All of this is, quite naturally, offensive to many, and as the Guardian reports, the document has drawn "scornful criticism" from - wait for it - "feminists and academics." I liked these quotes:
The feminist author Natasha Walter questioned whether there were essential differences between men and women at all.
"We have centuries and centuries of acculturation towards a 'vocation' of maternity, and men have only had a couple of generations of acculturation towards active paternity. Until we encourage men [to do more] it's too early to call on whether there are innate differences. The weight of tradition is so strong that it precludes the freedom to choose."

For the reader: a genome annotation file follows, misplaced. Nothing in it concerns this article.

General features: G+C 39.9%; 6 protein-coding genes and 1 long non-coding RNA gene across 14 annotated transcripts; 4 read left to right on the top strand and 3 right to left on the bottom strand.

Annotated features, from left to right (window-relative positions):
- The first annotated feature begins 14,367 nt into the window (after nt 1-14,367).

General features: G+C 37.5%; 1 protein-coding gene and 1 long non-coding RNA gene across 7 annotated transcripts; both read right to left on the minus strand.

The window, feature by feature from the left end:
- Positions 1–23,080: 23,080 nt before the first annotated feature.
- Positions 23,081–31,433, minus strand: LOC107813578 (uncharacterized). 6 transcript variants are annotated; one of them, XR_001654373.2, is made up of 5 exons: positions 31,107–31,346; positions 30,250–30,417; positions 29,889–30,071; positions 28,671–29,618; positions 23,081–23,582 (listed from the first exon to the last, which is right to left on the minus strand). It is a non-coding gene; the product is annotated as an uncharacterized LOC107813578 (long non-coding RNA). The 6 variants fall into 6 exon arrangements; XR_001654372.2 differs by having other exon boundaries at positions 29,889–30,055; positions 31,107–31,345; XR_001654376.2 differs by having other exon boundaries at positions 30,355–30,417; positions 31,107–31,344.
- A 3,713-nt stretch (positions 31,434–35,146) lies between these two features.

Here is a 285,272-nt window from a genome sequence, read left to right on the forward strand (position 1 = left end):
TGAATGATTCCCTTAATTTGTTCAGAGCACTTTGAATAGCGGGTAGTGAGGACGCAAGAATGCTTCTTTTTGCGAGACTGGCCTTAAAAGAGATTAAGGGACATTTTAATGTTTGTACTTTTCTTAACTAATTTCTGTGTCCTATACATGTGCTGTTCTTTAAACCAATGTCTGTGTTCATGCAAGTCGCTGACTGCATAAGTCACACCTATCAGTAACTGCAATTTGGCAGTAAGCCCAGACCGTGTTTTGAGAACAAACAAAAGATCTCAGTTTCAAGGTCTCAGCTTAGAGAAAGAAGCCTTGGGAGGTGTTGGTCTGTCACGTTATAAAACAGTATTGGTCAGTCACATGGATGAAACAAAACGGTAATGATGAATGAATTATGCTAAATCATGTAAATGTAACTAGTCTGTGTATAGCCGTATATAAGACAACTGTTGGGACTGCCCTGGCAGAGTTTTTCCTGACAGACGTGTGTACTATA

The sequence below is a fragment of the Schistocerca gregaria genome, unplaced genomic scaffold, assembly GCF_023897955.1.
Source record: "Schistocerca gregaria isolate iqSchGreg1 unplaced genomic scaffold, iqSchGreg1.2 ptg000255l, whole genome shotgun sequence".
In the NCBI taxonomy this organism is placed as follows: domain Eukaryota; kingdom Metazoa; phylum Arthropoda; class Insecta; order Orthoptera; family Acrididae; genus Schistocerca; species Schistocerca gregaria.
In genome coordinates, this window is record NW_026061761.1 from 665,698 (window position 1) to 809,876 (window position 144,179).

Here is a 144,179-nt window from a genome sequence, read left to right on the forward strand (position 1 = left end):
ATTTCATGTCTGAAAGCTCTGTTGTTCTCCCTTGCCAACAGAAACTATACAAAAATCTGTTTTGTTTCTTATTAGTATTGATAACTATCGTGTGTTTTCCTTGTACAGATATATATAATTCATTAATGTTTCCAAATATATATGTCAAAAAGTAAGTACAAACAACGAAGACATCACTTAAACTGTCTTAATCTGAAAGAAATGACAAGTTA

However, Eva Figes, whose book Patriarchal Attitudes was one of the major works of feminism's "second wave" in the 70s, said: "I have always thought men and women were different - we have better linguistic skills, for instance - but it wasn't politic to say so when I was writing 30 years ago."
She added: "The trouble is we all know the Pope's opinions on issues such as abortion and contraception."
Ah yes, we all know those. The trouble for Ms. Figes is, part of the reason the Church teaches the positions she does on birth control and abortion is precisely a deep concern for women, for their dignity and for the respect and reverence they are due by men (see, e.g., HV 17). Personally, I'll stick with the views that show a genuine concern for and understanding of my well-being (spiritual, emotional, social, and physical) than those of the feminists and academics. But thanks anyway :)